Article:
While Americans were celebrating Thanksgiving on Thursday, there was no holiday off day in Canada. So, it seemed a perfect time for the Can-Am League to announce that it had joined its forces with the American Association for a super independent baseball league.
The Can-Am League, with four members — down from five last season, will become the Can-Am Division of the league of which the RailCats are the defending champions.
The American Association plays a 100-game schedule, the Can-Am League plays a 96-game schedule. No problem. Essentially, the Can-Am League will be the East Coast wing of the American Association, playing under its previous scheduling rules, starting a week after the AA throws its first pitches May 17.
Besides the schedule, and the Eastern affinity for lobster, the Can-Am League was relatively the same as the American Association. Miles Wolff was the commissioner of both leagues as both were offshoots of the 1995 rebirth of the Northern League. They have played interleague schedules for the past two years.
As the Can-Am League lost the Newark Bears for this season, the American Association lost the El Paso Diablos permanently and both leagues have an even number of participants (Can-Am four, AA 12).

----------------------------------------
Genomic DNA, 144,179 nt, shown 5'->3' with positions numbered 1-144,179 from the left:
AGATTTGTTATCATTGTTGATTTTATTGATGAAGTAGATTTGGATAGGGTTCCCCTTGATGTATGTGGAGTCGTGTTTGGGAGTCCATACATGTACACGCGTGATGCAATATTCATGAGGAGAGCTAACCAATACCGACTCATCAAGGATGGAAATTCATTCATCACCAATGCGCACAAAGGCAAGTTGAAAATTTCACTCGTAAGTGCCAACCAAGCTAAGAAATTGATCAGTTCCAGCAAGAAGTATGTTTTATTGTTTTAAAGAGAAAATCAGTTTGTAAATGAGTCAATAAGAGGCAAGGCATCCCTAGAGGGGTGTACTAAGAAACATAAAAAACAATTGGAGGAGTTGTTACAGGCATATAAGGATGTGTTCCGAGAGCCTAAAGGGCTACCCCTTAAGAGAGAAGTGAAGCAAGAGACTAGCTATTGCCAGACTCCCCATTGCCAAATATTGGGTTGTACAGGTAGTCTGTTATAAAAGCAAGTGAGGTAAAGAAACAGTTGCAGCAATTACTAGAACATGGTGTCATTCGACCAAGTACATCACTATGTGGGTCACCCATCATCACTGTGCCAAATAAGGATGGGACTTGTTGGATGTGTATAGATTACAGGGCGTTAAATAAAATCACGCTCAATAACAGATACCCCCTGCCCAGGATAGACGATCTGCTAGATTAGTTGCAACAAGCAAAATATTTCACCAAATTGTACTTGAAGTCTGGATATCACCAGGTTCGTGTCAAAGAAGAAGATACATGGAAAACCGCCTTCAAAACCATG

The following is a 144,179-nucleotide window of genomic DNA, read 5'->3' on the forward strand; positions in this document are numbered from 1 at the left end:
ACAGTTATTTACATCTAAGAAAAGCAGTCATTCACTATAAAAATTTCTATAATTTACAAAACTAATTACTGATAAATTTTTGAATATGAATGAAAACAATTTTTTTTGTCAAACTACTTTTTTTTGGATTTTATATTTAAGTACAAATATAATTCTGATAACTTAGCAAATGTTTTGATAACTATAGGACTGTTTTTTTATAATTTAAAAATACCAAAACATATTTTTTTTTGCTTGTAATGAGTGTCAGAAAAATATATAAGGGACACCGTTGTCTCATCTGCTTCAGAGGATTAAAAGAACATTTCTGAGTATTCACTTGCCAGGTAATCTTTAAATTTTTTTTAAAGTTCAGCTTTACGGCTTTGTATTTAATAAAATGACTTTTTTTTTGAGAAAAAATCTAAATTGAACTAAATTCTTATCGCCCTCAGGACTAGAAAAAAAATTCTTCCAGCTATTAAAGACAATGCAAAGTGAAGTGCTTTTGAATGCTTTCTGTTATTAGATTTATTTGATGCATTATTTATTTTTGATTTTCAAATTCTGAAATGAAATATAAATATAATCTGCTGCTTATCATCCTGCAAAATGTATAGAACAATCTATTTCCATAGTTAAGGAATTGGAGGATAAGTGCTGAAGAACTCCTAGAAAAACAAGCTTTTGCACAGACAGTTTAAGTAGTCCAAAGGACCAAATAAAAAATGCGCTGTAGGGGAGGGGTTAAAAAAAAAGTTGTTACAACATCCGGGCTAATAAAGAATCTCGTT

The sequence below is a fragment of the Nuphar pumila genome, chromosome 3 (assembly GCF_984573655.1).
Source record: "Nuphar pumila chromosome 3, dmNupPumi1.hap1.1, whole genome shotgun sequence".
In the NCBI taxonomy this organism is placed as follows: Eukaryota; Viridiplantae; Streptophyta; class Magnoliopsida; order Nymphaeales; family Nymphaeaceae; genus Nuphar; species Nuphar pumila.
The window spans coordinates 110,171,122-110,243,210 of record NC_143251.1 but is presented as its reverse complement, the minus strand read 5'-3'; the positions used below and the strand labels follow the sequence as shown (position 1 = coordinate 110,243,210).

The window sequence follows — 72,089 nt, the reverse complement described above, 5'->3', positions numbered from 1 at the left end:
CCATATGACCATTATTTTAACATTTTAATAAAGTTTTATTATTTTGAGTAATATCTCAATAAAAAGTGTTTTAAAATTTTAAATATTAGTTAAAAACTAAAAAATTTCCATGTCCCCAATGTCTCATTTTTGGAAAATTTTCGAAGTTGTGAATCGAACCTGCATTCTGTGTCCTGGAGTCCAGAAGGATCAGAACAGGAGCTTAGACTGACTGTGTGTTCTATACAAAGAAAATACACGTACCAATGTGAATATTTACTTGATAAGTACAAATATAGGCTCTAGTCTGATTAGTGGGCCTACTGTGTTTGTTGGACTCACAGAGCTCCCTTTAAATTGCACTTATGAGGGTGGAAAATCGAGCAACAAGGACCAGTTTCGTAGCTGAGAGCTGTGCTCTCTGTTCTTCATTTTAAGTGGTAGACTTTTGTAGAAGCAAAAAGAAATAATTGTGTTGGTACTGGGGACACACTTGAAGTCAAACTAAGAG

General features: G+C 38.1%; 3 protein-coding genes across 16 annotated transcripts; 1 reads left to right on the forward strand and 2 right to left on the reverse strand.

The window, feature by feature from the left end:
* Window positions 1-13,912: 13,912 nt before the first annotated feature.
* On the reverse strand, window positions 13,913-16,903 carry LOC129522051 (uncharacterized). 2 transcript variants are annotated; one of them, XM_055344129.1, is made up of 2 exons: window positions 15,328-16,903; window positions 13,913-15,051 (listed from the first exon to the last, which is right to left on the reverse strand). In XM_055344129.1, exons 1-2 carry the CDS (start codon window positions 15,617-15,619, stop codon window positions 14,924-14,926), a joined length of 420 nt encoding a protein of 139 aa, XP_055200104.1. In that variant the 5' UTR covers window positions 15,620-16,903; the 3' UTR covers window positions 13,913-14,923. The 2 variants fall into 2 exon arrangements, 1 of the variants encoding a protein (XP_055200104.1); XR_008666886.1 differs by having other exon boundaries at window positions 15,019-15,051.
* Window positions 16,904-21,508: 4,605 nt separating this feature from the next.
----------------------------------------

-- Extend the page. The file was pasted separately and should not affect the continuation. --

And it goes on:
The Can-Am Division will also be a part of the American Association's All-Star game, slated to be played in Winnipeg on July 29, and the schedules will remain unchanged.
Here's the thing: The Can-Am League has already promised the addition of an Ottawa team for 2015, with other areas under consideration. The American Association is always looking for travel partner cities, especially because the RailCats have no partner (the next-closest city is Kansas City, 533 miles or seven hours away). The addition of the Can-Am League makes the RailCats a perfect stop on a tour to the east.
If this arrangement lasts longer than a year is yet to be seen.
The benefits to the AA are tremendous. The fourth division allows for equal separation for the creation of an all-star weekend. It also makes the postseason tougher to reach, with four divisions, four winners and the possible elimination of the wild card.
Of note, the Wichita Wingnuts, winners of the Central Division each year that the RailCats have been a part of the American Association, are now in the South Division.
These are the four strongest teams — based on franchise strength, not on-field quality — that the Can-Am had to offer, and these survivors make the American Association more attractive to players with multiple contract offers.
However long the new, four-division American Association lasts, the year of parity will be interesting to watch.